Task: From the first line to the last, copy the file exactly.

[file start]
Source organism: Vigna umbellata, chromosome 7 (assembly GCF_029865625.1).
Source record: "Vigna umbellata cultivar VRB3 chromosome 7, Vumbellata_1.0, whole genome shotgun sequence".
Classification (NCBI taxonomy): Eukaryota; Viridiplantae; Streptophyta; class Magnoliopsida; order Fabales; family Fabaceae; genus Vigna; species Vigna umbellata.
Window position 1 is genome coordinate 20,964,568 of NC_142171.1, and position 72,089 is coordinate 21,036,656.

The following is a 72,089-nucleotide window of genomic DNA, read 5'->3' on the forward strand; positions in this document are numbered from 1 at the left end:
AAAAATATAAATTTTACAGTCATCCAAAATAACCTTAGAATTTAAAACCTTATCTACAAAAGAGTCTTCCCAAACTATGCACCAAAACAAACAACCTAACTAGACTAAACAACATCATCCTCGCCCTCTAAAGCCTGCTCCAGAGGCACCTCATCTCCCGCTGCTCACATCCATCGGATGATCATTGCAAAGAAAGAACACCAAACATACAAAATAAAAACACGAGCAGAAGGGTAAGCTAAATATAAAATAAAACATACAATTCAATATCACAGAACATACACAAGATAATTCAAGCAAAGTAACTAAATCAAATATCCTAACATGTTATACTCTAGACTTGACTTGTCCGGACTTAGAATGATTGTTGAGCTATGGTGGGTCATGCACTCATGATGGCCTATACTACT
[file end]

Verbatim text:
Source organism: Vigna umbellata, chromosome 7 (assembly GCF_029865625.1).
Source record: "Vigna umbellata cultivar VRB3 chromosome 7, Vumbellata_1.0, whole genome shotgun sequence".
Classification (NCBI taxonomy): Eukaryota; Viridiplantae; Streptophyta; class Magnoliopsida; order Fabales; family Fabaceae; genus Vigna; species Vigna umbellata.
Window position 1 is genome coordinate 20,964,568 of NC_142171.1, and position 72,089 is coordinate 21,036,656.

The following is a 72,089-nucleotide window of genomic DNA, read 5'->3' on the forward strand; positions in this document are numbered from 1 at the left end:
AAAAATATAAATTTTACAGTCATCCAAAATAACCTTAGAATTTAAAACCTTATCTACAAAAGAGTCTTCCCAAACTATGCACCAAAACAAACAACCTAACTAGACTAAACAACATCATCCTCGCCCTCTAAAGCCTGCTCCAGAGGCACCTCATCTCCCGCTGCTCACATCCATCGGATGATCATTGCAAAGAAAGAACACCAAACATACAAAATAAAAACACGAGCAGAAGGGTAAGCTAAATATAAAATAAAACATACAATTCAATATCACAGAACATACACAAGATAATTCAAGCAAAGTAACTAAATCAAATATCCTAACATGTTATACTCTAGACTTGACTTGTCCGGACTTAGAATGATTGTTGAGCTATGGTGGGTCATGCACTCATGATGGCCTATACTACT